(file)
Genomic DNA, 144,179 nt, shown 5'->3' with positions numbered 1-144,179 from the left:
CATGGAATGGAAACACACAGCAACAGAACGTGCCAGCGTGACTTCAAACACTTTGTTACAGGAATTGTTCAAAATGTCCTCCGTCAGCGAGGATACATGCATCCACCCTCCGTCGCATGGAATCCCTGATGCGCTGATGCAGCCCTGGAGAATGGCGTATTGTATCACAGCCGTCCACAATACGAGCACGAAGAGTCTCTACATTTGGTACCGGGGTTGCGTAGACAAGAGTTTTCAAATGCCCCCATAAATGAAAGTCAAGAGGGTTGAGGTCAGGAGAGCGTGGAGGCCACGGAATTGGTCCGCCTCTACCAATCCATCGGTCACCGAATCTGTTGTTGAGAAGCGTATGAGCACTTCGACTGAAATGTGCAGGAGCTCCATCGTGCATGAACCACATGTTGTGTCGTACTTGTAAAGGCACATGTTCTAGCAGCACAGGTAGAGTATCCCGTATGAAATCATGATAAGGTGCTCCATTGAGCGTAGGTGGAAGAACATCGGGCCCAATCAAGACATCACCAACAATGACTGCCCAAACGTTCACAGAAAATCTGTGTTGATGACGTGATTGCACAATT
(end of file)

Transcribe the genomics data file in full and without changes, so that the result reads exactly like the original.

Genomic DNA, 144,179 nt, shown 5'->3' with positions numbered 1-144,179 from the left:
CATGGAATGGAAACACACAGCAACAGAACGTGCCAGCGTGACTTCAAACACTTTGTTACAGGAATTGTTCAAAATGTCCTCCGTCAGCGAGGATACATGCATCCACCCTCCGTCGCATGGAATCCCTGATGCGCTGATGCAGCCCTGGAGAATGGCGTATTGTATCACAGCCGTCCACAATACGAGCACGAAGAGTCTCTACATTTGGTACCGGGGTTGCGTAGACAAGAGTTTTCAAATGCCCCCATAAATGAAAGTCAAGAGGGTTGAGGTCAGGAGAGCGTGGAGGCCACGGAATTGGTCCGCCTCTACCAATCCATCGGTCACCGAATCTGTTGTTGAGAAGCGTATGAGCACTTCGACTGAAATGTGCAGGAGCTCCATCGTGCATGAACCACATGTTGTGTCGTACTTGTAAAGGCACATGTTCTAGCAGCACAGGTAGAGTATCCCGTATGAAATCATGATAAGGTGCTCCATTGAGCGTAGGTGGAAGAACATCGGGCCCAATCAAGACATCACCAACAATGACTGCCCAAACGTTCACAGAAAATCTGTGTTGATGACGTGATTGCACAATT